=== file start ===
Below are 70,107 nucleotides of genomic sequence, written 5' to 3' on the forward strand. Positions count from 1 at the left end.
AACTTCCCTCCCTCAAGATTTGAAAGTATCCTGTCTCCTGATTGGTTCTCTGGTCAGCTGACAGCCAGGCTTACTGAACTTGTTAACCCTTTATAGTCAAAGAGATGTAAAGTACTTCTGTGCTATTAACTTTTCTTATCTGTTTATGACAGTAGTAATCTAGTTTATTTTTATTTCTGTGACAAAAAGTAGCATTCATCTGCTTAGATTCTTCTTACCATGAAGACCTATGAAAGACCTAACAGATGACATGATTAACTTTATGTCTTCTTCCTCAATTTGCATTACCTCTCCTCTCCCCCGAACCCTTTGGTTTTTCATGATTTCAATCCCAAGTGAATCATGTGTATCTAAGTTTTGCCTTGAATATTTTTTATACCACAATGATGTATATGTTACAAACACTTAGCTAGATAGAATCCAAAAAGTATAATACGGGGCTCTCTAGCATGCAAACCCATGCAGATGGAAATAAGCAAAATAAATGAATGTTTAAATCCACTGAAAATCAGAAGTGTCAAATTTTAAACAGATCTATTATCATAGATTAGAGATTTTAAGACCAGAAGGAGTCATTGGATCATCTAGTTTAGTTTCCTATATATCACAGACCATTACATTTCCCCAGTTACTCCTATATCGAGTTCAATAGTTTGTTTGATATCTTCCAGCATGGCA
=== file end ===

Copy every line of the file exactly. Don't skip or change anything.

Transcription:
Below are 70,107 nucleotides of genomic sequence, written 5' to 3' on the forward strand. Positions count from 1 at the left end.
AACTTCCCTCCCTCAAGATTTGAAAGTATCCTGTCTCCTGATTGGTTCTCTGGTCAGCTGACAGCCAGGCTTACTGAACTTGTTAACCCTTTATAGTCAAAGAGATGTAAAGTACTTCTGTGCTATTAACTTTTCTTATCTGTTTATGACAGTAGTAATCTAGTTTATTTTTATTTCTGTGACAAAAAGTAGCATTCATCTGCTTAGATTCTTCTTACCATGAAGACCTATGAAAGACCTAACAGATGACATGATTAACTTTATGTCTTCTTCCTCAATTTGCATTACCTCTCCTCTCCCCCGAACCCTTTGGTTTTTCATGATTTCAATCCCAAGTGAATCATGTGTATCTAAGTTTTGCCTTGAATATTTTTTATACCACAATGATGTATATGTTACAAACACTTAGCTAGATAGAATCCAAAAAGTATAATACGGGGCTCTCTAGCATGCAAACCCATGCAGATGGAAATAAGCAAAATAAATGAATGTTTAAATCCACTGAAAATCAGAAGTGTCAAATTTTAAACAGATCTATTATCATAGATTAGAGATTTTAAGACCAGAAGGAGTCATTGGATCATCTAGTTTAGTTTCCTATATATCACAGACCATTACATTTCCCCAGTTACTCCTATATCGAGTTCAATAGTTTGTTTGATATCTTCCAGCATGGCA